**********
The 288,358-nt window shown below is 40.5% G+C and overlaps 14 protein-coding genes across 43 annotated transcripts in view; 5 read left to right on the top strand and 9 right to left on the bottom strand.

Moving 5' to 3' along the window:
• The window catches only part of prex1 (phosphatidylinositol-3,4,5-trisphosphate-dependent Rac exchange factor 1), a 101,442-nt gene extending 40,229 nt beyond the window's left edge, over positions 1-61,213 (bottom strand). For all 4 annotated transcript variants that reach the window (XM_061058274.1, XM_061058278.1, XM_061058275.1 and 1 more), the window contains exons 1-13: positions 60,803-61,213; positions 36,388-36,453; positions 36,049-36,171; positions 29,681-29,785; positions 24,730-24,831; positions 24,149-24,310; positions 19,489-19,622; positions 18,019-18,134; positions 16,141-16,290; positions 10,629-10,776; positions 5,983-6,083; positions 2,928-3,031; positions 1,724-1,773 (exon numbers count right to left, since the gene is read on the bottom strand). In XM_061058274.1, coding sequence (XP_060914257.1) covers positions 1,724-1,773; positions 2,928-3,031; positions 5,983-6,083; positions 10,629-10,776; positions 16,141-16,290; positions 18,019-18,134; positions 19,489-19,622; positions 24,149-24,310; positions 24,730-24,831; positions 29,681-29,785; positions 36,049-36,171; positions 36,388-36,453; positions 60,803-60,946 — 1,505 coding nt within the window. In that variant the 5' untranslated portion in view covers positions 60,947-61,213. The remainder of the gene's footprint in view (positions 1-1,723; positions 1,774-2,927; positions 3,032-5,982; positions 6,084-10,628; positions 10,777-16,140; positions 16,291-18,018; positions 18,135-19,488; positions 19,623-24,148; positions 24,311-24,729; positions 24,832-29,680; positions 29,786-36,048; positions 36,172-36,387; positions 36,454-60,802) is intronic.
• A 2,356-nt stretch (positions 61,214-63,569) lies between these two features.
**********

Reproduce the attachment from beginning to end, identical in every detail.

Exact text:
The 288,358-nt window shown below is 40.5% G+C and overlaps 14 protein-coding genes across 43 annotated transcripts in view; 5 read left to right on the top strand and 9 right to left on the bottom strand.

Moving 5' to 3' along the window:
• The window catches only part of prex1 (phosphatidylinositol-3,4,5-trisphosphate-dependent Rac exchange factor 1), a 101,442-nt gene extending 40,229 nt beyond the window's left edge, over positions 1-61,213 (bottom strand). For all 4 annotated transcript variants that reach the window (XM_061058274.1, XM_061058278.1, XM_061058275.1 and 1 more), the window contains exons 1-13: positions 60,803-61,213; positions 36,388-36,453; positions 36,049-36,171; positions 29,681-29,785; positions 24,730-24,831; positions 24,149-24,310; positions 19,489-19,622; positions 18,019-18,134; positions 16,141-16,290; positions 10,629-10,776; positions 5,983-6,083; positions 2,928-3,031; positions 1,724-1,773 (exon numbers count right to left, since the gene is read on the bottom strand). In XM_061058274.1, coding sequence (XP_060914257.1) covers positions 1,724-1,773; positions 2,928-3,031; positions 5,983-6,083; positions 10,629-10,776; positions 16,141-16,290; positions 18,019-18,134; positions 19,489-19,622; positions 24,149-24,310; positions 24,730-24,831; positions 29,681-29,785; positions 36,049-36,171; positions 36,388-36,453; positions 60,803-60,946 — 1,505 coding nt within the window. In that variant the 5' untranslated portion in view covers positions 60,947-61,213. The remainder of the gene's footprint in view (positions 1-1,723; positions 1,774-2,927; positions 3,032-5,982; positions 6,084-10,628; positions 10,777-16,140; positions 16,291-18,018; positions 18,135-19,488; positions 19,623-24,148; positions 24,311-24,729; positions 24,832-29,680; positions 29,786-36,048; positions 36,172-36,387; positions 36,454-60,802) is intronic.
• A 2,356-nt stretch (positions 61,214-63,569) lies between these two features.